‘Jane Doe’ lottery privacy case on tap
Anticipation rising ahead of Tuesday’s court hearing
NASHUA – As a Superior Court judge prepares to hear arguments Tuesday morning on whether the mystery $566 million Powerball winner should be able to remain anonymous for “the safety of her and her family,” her lawyers and the state Lottery Commission’s attorney have filed 11th-hour motions pleading their respective cases.
The hearing, at which “Jane Doe’s” attorney will seek injunctive relief on behalf of his client, is scheduled to begin at 10:30 Tuesday morning in Hillsborough County Superior Court South.
Citing the “worldwide attention” that he says the case has generated, Manchester Attorney Steven Gordon predicted in a 36-page brief filed Monday that if his client’s identity is made public, “she will be flooded with emails, phone calls and in-person” requests for money.
“The sheer size of her winnings are certain to attract unwanted and malicious attention,” Gordon wrote. “People will descend with their hands out, (with) the expectation that Ms. Doe should share her winnings.”
But Assistant Attorney General John J. Conforti, who is representing the state Lottery Commission, filed a 12-page response on Monday, which included a motion to dismiss the case.
The commission’s position, Conforti wrote, is that lottery winners’ name and town of residence become public record at the time they present their signed ticket and collect their winnings.
If someone were to then file a so-called right-to-known request seeking the winner’s name and town, the commission “believes it is legally obligated to release” the information “pursuant to RSA 91-A,” which is the statute governing the right-to-know law.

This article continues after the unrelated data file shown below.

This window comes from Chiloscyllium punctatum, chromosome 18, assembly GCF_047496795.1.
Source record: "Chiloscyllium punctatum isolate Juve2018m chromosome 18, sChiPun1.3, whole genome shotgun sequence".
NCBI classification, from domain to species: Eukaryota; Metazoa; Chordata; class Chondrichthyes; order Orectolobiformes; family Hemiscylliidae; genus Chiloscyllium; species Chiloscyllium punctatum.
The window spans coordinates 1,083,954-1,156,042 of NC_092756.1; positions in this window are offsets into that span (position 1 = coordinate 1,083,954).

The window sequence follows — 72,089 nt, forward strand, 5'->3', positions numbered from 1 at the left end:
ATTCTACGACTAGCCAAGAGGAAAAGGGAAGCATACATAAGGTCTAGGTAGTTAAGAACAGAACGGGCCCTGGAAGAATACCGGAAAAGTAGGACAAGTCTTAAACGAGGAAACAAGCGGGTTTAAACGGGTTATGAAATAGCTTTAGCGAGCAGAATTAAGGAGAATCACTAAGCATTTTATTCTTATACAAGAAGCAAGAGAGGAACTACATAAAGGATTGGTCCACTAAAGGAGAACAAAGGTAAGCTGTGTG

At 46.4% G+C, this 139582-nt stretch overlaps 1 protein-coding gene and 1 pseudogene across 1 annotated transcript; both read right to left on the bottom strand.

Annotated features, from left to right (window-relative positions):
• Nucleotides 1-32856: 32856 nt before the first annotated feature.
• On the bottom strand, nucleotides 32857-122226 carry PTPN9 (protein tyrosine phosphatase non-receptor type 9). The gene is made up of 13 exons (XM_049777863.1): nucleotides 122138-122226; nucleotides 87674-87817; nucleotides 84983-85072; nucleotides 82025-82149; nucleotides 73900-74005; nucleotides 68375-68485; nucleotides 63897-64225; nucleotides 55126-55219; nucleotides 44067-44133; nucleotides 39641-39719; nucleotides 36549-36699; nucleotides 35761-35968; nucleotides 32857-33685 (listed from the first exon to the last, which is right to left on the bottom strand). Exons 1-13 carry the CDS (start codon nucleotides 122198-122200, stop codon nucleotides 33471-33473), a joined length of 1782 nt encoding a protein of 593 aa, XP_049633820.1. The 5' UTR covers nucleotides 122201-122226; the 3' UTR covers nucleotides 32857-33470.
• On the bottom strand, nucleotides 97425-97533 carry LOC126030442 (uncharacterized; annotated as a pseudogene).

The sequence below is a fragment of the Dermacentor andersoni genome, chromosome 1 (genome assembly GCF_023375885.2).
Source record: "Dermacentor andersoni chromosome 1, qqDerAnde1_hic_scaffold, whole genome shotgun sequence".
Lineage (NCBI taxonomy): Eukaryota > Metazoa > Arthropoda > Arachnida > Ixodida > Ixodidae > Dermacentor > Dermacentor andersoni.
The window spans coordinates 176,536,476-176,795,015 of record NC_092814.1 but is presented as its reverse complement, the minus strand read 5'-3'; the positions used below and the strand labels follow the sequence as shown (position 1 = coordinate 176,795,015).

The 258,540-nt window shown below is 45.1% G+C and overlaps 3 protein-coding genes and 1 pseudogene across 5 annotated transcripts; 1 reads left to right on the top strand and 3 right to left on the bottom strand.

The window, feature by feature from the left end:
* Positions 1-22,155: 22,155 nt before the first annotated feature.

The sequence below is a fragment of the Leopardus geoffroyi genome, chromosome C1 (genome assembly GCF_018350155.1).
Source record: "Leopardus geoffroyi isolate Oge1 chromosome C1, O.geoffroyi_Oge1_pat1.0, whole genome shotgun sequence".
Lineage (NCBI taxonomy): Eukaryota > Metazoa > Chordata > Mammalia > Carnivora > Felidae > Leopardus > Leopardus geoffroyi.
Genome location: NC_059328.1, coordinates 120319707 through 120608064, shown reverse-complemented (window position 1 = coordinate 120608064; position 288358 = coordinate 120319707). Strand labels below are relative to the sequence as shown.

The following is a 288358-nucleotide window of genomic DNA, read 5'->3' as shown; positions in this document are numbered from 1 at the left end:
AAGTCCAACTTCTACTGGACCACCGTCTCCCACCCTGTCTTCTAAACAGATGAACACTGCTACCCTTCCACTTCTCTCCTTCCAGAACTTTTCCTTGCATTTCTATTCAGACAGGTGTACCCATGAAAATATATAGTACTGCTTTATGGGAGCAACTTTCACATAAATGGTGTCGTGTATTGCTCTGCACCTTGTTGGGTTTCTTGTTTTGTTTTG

Gordon, however, argues that his client is not challenging the right-to-know law, but whether her name and town should be exempt from disclosure since the winnings could be claimed by a trust.
He referred to the rule that allows lottery winners to sign tickets in the name of a trust, in which case only the trust’s name and its trustee, not the individual winner’s name, would become public.
Gordon also cited his earlier proposal to the commission that his client, under the circumstances, be allowed to “white-out” her name and replace it with the name of a trust.
What Gordon meant by “under the circumstances” is his earlier reference to the “big mistake” his client made by signing the ticket before retaining counsel.
He also pointed out that Doe was simply following the Lottery Commission’s instructions posted on its Website.
But the commission rejected the “white-out” suggestion, saying the ticket would then be considered altered and rendered invalid.
As for the commission stating its need to comply with any right-to-know requests that might be filed, Gordon argued that the right-to-know law does allow exemptions of material “whose disclosure would constitute an invasion of privacy.”
The commission argues in its response, however, that the winner’s “desire for normalcy and anonymity is substantially outweighed by the public’s right to transparency in the operation of lottery games.”
Dean Shalhoup can be reached at 594-1256, email@example.com or @Telegraph_DeanS.